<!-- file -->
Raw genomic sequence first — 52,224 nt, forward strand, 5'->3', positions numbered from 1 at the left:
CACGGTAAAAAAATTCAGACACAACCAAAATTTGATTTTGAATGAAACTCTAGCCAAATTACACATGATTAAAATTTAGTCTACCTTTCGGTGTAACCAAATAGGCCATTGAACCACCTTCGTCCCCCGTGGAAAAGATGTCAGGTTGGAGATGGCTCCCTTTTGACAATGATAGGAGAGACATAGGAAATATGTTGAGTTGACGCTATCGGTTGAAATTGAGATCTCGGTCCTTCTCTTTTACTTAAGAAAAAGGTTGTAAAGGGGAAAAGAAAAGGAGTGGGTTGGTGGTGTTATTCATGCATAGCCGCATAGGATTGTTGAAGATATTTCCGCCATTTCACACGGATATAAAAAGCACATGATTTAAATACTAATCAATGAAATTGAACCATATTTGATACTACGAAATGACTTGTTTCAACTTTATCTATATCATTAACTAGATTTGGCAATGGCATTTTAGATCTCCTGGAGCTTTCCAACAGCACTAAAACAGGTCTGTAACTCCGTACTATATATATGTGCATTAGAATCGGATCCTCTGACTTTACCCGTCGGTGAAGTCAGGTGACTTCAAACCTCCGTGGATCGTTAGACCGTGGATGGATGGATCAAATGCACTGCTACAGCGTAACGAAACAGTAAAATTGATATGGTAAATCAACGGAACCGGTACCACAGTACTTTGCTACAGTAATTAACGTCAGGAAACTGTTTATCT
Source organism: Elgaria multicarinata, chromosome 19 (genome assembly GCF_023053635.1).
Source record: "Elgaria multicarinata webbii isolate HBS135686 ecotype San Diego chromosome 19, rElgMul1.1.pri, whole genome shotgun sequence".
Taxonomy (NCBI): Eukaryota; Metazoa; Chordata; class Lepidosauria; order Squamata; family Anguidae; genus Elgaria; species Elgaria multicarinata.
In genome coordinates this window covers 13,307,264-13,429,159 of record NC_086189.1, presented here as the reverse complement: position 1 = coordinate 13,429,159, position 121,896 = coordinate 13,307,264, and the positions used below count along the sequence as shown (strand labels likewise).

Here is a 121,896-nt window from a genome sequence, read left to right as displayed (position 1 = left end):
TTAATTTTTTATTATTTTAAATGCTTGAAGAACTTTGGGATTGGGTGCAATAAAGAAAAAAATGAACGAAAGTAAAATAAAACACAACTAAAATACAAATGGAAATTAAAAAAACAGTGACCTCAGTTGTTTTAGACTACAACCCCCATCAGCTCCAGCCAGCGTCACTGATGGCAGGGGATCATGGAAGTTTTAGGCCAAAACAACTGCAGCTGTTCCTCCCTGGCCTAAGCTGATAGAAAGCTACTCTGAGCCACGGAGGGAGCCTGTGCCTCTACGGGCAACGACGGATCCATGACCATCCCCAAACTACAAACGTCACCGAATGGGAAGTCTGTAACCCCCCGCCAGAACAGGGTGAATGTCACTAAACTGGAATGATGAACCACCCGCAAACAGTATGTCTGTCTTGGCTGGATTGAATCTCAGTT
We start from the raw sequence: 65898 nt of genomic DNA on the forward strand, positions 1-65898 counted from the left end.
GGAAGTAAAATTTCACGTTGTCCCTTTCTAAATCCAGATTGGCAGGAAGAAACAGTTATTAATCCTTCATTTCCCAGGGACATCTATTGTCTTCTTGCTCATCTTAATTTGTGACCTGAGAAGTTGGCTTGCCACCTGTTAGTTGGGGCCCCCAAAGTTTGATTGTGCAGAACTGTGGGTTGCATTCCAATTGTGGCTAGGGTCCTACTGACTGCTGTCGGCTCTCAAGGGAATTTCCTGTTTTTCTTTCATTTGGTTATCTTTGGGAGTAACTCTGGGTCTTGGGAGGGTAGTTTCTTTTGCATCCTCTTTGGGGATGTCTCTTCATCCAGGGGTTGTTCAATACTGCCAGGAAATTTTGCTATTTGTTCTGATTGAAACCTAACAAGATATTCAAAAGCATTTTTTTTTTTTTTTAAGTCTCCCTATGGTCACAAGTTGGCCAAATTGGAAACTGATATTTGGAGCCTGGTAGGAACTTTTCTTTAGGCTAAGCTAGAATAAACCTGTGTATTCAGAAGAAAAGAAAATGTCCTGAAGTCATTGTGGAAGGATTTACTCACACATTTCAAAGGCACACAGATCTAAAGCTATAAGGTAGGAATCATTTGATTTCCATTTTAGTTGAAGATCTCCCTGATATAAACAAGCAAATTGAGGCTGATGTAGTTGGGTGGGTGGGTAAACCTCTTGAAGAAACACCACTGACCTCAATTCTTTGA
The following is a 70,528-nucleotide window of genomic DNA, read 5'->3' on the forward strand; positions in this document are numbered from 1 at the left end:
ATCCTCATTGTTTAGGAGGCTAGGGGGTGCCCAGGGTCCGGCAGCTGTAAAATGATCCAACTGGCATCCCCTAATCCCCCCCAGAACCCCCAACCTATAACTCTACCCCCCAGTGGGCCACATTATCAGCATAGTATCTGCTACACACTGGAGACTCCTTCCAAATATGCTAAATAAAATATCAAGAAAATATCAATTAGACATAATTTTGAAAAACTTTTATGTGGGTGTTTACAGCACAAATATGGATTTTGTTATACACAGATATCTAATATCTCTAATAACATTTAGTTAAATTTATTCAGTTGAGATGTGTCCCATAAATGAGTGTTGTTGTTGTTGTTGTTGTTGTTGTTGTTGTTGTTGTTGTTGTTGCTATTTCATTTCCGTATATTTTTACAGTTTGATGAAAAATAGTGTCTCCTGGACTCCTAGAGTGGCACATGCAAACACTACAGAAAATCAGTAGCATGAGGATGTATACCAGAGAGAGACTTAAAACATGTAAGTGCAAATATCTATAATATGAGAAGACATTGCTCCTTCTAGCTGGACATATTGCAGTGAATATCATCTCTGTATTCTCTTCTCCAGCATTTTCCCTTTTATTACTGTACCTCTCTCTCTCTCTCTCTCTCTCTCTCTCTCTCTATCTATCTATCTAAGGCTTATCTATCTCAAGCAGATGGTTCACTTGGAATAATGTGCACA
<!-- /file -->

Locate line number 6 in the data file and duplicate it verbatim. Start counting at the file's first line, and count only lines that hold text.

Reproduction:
In genome coordinates this window covers 13,307,264-13,429,159 of record NC_086189.1, presented here as the reverse complement: position 1 = coordinate 13,429,159, position 121,896 = coordinate 13,307,264, and the positions used below count along the sequence as shown (strand labels likewise).